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Question about NFS grants

  1. Jul 28, 2009 #1
    Hey,
    So I work the systems support for some university departments, and the amount of funding we get from one of the departments is in no way proportional to the amount of support we give them (they easily take up 3/5ths of our time and resources, but give maybe 1/4 of our funds). I've heard this is because there are rules about NFS grants that forbid money being spent on servicing equipment. Out of curiosity is this true? At all? Does anyone work at a university where the Systems support folks don't get screwed? How do they manage it?
     
  2. jcsd
  3. Jul 28, 2009 #2

    Wax

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    I don't believe grants are regulated by the government. You'd have to check your university policy on grants and funding if you want more information. Basically what I'm saying is, the university can do whatever they want with the money and it's not illegal. Best thing you can do is ask the person in charge of the grant and tell them that you and your coworkers don't feel compensated for the work you're doing. They might give you a raise.

    Let me give you an example. Only the recent bailed out companies that received massive funds are regulated in terms of salaries and the regulation only refers to bonuses. Top CEOs are not allowed to give themselves large bonuses if they used public funds to prop up their company. However, your university doesn't qualify as a bailed out company. There lots of times the government overpays for products that they purchase but there is nothing you can do to stop it. Wasteful spending happens at all levels of government funded projects because it's not regulated. Have you been watching Fox news lately? You'll see a lot of wasteful spending examples if you watch Hannity on Fox news.

    In summary, the person who got the grant from the government is in charge. You have to talk to him about it.


    Edit: The only aspect of a grant that is probably regulated is the part that you have to do what you say you claim to do. As in, if you say you're going to upgrade the computer systems at a university then you must do it. However, the federal government doesn't have a say in how much employees should earn off of the grant. That is left up to the person who got the grant.
     
    Last edited: Jul 28, 2009
  4. Jul 28, 2009 #3

    Andy Resnick

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    What is an NFS grant?
     
  5. Jul 28, 2009 #4

    Wax

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    I'm assuming it means grants for computer systems, Network File System. The OP said he works for system support services and he talked about upgrading systems at a university so that was my conclusion.
     
  6. Jul 28, 2009 #5

    HallsofIvy

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    I assumed that "NFS" was a typo for "NSF"- National Science Foundation.
     
  7. Jul 28, 2009 #6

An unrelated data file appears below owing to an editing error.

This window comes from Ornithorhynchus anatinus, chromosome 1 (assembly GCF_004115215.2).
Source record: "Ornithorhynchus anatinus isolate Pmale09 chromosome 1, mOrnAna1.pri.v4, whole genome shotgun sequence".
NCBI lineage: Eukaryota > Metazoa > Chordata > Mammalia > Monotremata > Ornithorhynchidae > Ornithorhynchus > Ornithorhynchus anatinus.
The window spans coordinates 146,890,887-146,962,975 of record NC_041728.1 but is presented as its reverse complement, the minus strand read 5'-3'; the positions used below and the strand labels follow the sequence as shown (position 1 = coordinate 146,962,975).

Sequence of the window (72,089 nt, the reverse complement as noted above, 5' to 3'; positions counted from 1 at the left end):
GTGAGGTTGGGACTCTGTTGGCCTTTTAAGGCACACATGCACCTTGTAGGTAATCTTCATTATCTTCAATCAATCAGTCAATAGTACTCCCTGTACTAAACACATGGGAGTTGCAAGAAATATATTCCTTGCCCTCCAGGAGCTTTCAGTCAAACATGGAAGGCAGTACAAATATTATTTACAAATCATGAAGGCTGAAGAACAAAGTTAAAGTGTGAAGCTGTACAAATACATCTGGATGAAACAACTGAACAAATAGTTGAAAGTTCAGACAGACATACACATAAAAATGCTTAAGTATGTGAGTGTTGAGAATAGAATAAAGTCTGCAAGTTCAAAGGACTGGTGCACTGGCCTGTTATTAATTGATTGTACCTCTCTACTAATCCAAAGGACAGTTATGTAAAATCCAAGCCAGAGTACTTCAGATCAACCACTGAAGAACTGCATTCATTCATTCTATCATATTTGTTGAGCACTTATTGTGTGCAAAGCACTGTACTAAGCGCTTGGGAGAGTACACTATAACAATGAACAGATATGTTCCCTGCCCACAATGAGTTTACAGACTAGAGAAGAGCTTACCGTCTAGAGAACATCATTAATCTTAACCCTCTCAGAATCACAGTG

HallsofIvy has it right, turns out I'm a horrible typist and had spent much of earlier today ranting about NSF mounts being broken :)
     
  8. Jul 28, 2009 #7

    Wax

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    Here's a good link. Turns out you can report fraud or wasted spending. I wouldn't be hasty to report if you didn't have proof though.

    http://www.nsf.gov/oig/misconscieng.jsp




    Here's a professor who's in trouble with the Feds.
    http://www.ibtimes.com/blogs/articles/1149/20090226/uf-professor-samim-anghaie-and-wife-accused-of-defrauding-nasa.htm [Broken]
     
    Last edited by a moderator: May 4, 2017
  9. Jul 29, 2009 #8

    Andy Resnick

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    There are many different flavors of NSF grants:

    http://www.nsf.gov/pubs/policydocs/pappguide/nsf09_29/index.jsp
    http://www.nsf.gov/funding/preparing/types.jsp?org=NSF [Broken]

    In general, NSF does not provide 12-month salary support to the PI, nor does it provide funds for:
    'NSF does not normally support technical assistance, pilot plant efforts, research requiring security classification, the development of products for commercial marketing, or market research for a particular project or invention. Research with disease-related goals, including ...'

    Unfortunately, that's a very normal aspect of government-funded research. Honestly, as academia starts to apply "total cost accounting" (or whatever equivalent buzzword you choose), chairs, deans, and provosts are not able to shuffle around funds like they used to.
     
    Last edited by a moderator: May 4, 2017
  10. Jul 29, 2009 #9
    Really, I was reading things last night, and it would seem that maintenance of the equipment could fall under an indirect cost, or was I misreading?
     
  11. Jul 29, 2009 #10

    Andy Resnick

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    Indirect costs are money I pay to my institution for the priviledge of working on my research project- i.e., rent. Once upon a time, a fraction of that indirect cost was returned by the Dean to the Department, but that happens less and less as money dries up. The Dean gets the indirect to spend as she wishes.

    Maintainance of equipment that I use is considered a direct cost, and rightly so. Core facilities charge 'user fees' to cover maintainance (service contracts, consumables, techs, etc) costs.
     
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